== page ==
Third, it’s pretty clear that ordinary Americans haven’t suddenly become immune to moral hazard. Sure, we’re all in this boat together, but have you looked at the toilet paper aisle lately? It’s a scary time. Depending on whether you’re more worried about the virus or economic collapse, the future may look even scarier. As people realize that the CARES Act creates an opportunity to hoard personal liquidity just like they’re hoarding toilet paper - and that realization will surely sink in as the weeks go by - why wouldn’t they take advantage of it?
The irony is that in the middle of all that’s going wrong, this is one conversation we really shouldn’t need to be having. While the coronavirus and its economic fallout, depending on how you count, are at least one crisis, maybe two, there wasn’t a systemic crisis in housing finance (other than the perennial lack of affordable housing) when Congress and the Administration dreamed up the CARES Act. Foreclosures were not climbing. Tenants were not being forced out into the streets, certainly not as a result of the coronavirus.
Of course they weren’t. Foreclosures and evictions are legal processes that take months (in most parts of the US, two to three months for an eviction and about six months for a foreclosure). We’ve only been living with coronavirus for weeks.
Maybe foreclosures and evictions would have begun to surge down the road, but that’s not at all clear. With plenty of exceptions, lenders and landlords are not stupid. If you’re a lender and your borrower who used to pay regularly has suddenly stopped, you might very rationally decide on your own to give your borrower a break during the crisis. The same goes for landlords. The alternative, after all, in both cases is a long legal process, during all of which the property will generate no income, and at the end of which, in what looks likely to be a challenging economic environment, the property may or may not be saleable or rentable.
Sure, if the economic collapse goes on long enough, lenders and landlords would have needed to rethink their strategies and perhaps then foreclosures and evictions would have begun to tick up, but that problem would have had a long fuse on it - plenty of time in which to monitor the situation and address issues if and as they arose. But because all of that’s been preempted by the CARES Act, we’ll never know. In rushing to respond to a crisis that didn’t exist and might never have come to pass, Congress and the Administration have manufactured a potential systemic crisis in housing finance.
Servicers and large multi-family landlords, in particular, should consider taking steps now to protect themselves against the potential legal and regulatory fallout from this crisis. If, as many now forecast, tens of millions will be unemployed for an extended period, the fact that the current crisis didn’t begin in housing may do little to shield lenders and landlords from political and regulatory pressure.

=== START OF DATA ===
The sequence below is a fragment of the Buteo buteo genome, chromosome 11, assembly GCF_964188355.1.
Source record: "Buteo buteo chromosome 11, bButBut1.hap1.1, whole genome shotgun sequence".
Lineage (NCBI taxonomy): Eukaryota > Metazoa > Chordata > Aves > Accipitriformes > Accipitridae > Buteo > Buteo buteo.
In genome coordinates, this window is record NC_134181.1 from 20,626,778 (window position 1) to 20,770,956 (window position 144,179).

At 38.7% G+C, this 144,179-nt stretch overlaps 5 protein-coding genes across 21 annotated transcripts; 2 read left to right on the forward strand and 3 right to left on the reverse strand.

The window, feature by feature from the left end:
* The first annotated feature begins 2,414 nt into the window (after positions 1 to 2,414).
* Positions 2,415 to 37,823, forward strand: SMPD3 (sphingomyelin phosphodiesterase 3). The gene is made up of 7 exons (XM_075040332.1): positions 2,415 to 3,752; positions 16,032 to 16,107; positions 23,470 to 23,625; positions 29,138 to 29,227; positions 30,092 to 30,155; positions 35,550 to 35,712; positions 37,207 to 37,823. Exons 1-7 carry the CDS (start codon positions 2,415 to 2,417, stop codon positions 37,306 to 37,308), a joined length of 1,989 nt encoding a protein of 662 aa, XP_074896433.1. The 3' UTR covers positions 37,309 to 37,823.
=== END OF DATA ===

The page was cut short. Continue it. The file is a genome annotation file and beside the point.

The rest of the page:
The public health response to the coronavirus crisis offers interesting lessons for mortgage servicers. As a consultant to a number of mortgage servicers and originators during the last crisis, I saw one after another wait too long to respond to rising delinquencies and foreclosures. By the time they fully absorbed the magnitude of what was happening, their operations were overwhelmed and quality plummeted. Operational errors then magnified their borrowers’ underlying economic problems. Borrowers who would have been quickly and appropriately dispositioned in normal times instead received extraordinarily poor service. Files fell through the cracks, applications got lost, promises were broken, and a raft of avoidable bad outcomes ensued. Media attention, public outrage, and regulatory enforcement proceedings became inevitable.
Just as the public health system has worked hard in recent weeks to prepare for the influx of new patients, mortgage servicers and landlords must move now to build the capacity and the protocols they need to avoid replicating the mistakes of the last crisis. Now is the time to invest in call center operations; develop clear and detailed policies and procedures to guide CSRs in their borrower interactions; train CSRs thoroughly; and establish rigorous, comprehensive, and independent compliance programs. Servicers will need to prove to regulators (and the public) that borrowers receive the treatment they should, that necessary operational follow-up occurs, and that senior executives and directors have a clear, consistent and timely appreciation for how things are going. By taking quick, aggressive actions now, servicers may yet have a chance to “bend the curve” and avoid turning a gratuitous crisis into an industry catastrophe.